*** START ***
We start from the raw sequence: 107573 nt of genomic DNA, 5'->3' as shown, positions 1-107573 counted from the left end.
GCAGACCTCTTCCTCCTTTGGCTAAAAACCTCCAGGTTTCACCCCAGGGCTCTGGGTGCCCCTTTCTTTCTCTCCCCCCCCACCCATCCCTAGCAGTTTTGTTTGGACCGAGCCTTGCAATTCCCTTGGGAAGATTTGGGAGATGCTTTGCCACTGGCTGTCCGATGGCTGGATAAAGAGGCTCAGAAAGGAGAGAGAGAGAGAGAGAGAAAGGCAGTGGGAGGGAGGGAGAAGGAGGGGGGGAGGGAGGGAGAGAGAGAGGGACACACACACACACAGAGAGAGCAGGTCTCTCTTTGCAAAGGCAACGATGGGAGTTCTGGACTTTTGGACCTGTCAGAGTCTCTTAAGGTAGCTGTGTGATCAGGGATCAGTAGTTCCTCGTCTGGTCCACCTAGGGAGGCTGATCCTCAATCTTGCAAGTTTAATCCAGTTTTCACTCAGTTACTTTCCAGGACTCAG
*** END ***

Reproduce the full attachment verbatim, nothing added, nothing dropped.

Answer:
We start from the raw sequence: 107573 nt of genomic DNA, 5'->3' as shown, positions 1-107573 counted from the left end.
GCAGACCTCTTCCTCCTTTGGCTAAAAACCTCCAGGTTTCACCCCAGGGCTCTGGGTGCCCCTTTCTTTCTCTCCCCCCCCACCCATCCCTAGCAGTTTTGTTTGGACCGAGCCTTGCAATTCCCTTGGGAAGATTTGGGAGATGCTTTGCCACTGGCTGTCCGATGGCTGGATAAAGAGGCTCAGAAAGGAGAGAGAGAGAGAGAGAGAAAGGCAGTGGGAGGGAGGGAGAAGGAGGGGGGGAGGGAGGGAGAGAGAGAGGGACACACACACACACAGAGAGAGCAGGTCTCTCTTTGCAAAGGCAACGATGGGAGTTCTGGACTTTTGGACCTGTCAGAGTCTCTTAAGGTAGCTGTGTGATCAGGGATCAGTAGTTCCTCGTCTGGTCCACCTAGGGAGGCTGATCCTCAATCTTGCAAGTTTAATCCAGTTTTCACTCAGTTACTTTCCAGGACTCAG